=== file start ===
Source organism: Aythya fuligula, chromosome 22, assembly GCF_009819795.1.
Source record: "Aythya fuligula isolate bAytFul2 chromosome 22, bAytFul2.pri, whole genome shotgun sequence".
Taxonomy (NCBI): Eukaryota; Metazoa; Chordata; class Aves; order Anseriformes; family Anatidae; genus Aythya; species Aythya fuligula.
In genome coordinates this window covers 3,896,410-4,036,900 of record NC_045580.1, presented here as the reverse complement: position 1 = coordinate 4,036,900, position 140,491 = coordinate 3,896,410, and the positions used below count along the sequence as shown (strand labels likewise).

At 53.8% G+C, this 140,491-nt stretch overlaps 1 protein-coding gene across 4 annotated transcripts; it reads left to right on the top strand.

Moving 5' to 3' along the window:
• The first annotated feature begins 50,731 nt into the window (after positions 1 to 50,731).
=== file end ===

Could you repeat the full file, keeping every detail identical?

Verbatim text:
Source organism: Aythya fuligula, chromosome 22, assembly GCF_009819795.1.
Source record: "Aythya fuligula isolate bAytFul2 chromosome 22, bAytFul2.pri, whole genome shotgun sequence".
Taxonomy (NCBI): Eukaryota; Metazoa; Chordata; class Aves; order Anseriformes; family Anatidae; genus Aythya; species Aythya fuligula.
In genome coordinates this window covers 3,896,410-4,036,900 of record NC_045580.1, presented here as the reverse complement: position 1 = coordinate 4,036,900, position 140,491 = coordinate 3,896,410, and the positions used below count along the sequence as shown (strand labels likewise).

At 53.8% G+C, this 140,491-nt stretch overlaps 1 protein-coding gene across 4 annotated transcripts; it reads left to right on the top strand.

Moving 5' to 3' along the window:
• The first annotated feature begins 50,731 nt into the window (after positions 1 to 50,731).